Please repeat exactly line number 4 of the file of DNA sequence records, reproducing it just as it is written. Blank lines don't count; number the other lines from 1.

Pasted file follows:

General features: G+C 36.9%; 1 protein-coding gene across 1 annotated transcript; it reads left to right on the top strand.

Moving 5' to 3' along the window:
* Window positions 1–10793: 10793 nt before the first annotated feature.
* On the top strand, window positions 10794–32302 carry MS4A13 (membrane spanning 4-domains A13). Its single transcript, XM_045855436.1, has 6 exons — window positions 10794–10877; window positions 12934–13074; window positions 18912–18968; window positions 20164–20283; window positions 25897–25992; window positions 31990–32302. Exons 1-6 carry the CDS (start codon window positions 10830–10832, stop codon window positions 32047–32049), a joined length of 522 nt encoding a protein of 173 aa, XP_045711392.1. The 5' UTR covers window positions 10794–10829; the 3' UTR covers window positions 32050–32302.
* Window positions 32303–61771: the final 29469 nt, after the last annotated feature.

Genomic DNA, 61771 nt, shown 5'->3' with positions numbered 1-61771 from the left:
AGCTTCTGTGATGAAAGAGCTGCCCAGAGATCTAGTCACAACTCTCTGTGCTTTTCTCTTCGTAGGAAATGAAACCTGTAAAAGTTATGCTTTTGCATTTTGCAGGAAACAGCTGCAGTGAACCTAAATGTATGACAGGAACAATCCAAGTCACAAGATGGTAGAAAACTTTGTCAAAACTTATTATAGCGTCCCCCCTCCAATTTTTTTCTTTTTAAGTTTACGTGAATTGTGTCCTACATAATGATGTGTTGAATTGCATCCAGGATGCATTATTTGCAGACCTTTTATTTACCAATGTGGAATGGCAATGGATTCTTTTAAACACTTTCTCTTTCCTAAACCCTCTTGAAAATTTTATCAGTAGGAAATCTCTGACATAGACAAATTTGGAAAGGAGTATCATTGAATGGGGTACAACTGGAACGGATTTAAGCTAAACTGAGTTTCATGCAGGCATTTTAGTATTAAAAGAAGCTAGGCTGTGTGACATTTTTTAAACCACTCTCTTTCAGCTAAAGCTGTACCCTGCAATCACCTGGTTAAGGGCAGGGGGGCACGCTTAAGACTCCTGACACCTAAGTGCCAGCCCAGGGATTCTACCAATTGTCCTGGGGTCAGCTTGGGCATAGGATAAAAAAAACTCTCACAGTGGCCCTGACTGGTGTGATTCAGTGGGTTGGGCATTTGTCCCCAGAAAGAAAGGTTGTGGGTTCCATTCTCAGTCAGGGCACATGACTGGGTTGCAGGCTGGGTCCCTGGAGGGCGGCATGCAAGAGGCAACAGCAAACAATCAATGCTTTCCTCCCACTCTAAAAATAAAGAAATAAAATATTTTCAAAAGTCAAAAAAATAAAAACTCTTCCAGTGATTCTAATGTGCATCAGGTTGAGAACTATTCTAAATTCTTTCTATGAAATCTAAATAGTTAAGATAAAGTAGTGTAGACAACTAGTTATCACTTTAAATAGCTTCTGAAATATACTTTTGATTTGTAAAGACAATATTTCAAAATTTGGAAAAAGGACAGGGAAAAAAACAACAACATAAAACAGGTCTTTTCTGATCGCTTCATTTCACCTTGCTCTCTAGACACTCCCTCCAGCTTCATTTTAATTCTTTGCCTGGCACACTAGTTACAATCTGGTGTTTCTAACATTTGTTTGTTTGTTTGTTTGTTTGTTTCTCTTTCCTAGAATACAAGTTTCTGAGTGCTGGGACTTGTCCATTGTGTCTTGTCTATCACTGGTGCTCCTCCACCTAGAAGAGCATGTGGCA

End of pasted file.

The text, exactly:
* On the top strand, window positions 10794–32302 carry MS4A13 (membrane spanning 4-domains A13). Its single transcript, XM_045855436.1, has 6 exons — window positions 10794–10877; window positions 12934–13074; window positions 18912–18968; window positions 20164–20283; window positions 25897–25992; window positions 31990–32302. Exons 1-6 carry the CDS (start codon window positions 10830–10832, stop codon window positions 32047–32049), a joined length of 522 nt encoding a protein of 173 aa, XP_045711392.1. The 5' UTR covers window positions 10794–10829; the 3' UTR covers window positions 32050–32302.